Lawyers representing 18 states and the District of Columbia will ask a federal judge in California to block the Trump Administration from terminating the subsidy.

If the government payments do not resume, insurance companies are likely to raise their premiums significantly.



California legislature presses forward with reforms as efforts stall out in D.C.

While GOP Affordable Care Act replacement efforts have stalled out at the federal level, state and local government are pressing ahead with their own legislation. Here is a brief synopsis of what is being proposed in California:

Single-payer health care

This passed the State Senate but Governor Jerry Brown promised to veto it–it will be back, if not in the legislature then as a proposition. Single-payer would in part take advantage of Section 1332 state innovation waivers (just implemented this year) that allows states to apply for waivers from certain ACA requirements to support a state system that ensures health coverage is as comprehensive and affordable and covers as many residents as under ACA. A waiver could give states access to pass-through funds–monies otherwise spent by the federal government.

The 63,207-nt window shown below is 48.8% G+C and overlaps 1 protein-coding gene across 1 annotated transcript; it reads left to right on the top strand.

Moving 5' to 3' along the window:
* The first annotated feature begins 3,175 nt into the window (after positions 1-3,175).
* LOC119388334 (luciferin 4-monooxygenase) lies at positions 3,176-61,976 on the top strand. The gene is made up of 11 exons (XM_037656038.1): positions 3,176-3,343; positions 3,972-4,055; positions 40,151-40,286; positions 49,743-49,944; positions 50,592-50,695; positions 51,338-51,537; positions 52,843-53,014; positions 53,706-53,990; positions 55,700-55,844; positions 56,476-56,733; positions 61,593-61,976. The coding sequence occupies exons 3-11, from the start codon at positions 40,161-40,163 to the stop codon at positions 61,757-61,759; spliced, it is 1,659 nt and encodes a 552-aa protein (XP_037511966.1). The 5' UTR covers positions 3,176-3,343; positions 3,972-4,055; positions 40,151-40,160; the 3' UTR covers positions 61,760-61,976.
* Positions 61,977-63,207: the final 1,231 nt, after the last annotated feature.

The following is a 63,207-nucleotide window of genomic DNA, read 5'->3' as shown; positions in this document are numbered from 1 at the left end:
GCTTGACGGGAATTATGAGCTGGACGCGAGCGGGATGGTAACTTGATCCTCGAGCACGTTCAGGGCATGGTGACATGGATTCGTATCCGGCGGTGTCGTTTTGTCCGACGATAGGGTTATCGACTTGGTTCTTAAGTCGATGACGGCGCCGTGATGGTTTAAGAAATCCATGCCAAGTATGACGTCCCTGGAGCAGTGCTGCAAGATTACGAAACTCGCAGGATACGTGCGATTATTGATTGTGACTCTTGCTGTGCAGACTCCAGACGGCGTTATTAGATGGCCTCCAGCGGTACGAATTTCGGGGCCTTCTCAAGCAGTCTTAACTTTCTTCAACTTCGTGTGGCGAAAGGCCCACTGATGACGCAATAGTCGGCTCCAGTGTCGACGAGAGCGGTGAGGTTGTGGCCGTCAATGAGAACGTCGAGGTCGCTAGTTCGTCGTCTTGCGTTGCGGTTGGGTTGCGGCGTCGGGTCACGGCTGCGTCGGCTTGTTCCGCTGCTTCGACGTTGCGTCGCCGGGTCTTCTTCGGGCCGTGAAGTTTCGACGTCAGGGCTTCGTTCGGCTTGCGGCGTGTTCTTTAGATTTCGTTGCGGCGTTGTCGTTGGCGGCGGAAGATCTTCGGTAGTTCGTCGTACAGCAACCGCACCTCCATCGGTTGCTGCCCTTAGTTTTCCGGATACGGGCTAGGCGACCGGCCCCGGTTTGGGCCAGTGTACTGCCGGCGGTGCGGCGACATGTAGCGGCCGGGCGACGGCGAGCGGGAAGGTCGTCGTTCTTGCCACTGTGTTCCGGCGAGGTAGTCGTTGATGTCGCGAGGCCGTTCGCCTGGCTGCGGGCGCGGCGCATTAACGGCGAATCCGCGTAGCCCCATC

Individual state retirement programs

U.S. retirement savings are at crisis levels. California is among several states implementing legislation to create individual state retirement programs. Our state passed a Roth IRA program with specific contribution and enrollment criteria, set to take effect in the next two years.

Paid leave laws

Federal legislation regarding paid sick leave and paid family leave have stalled. California has passed paid family leave laws that permit employee payroll deductions and in some cases require complex coordination with FMLA or other paid time off.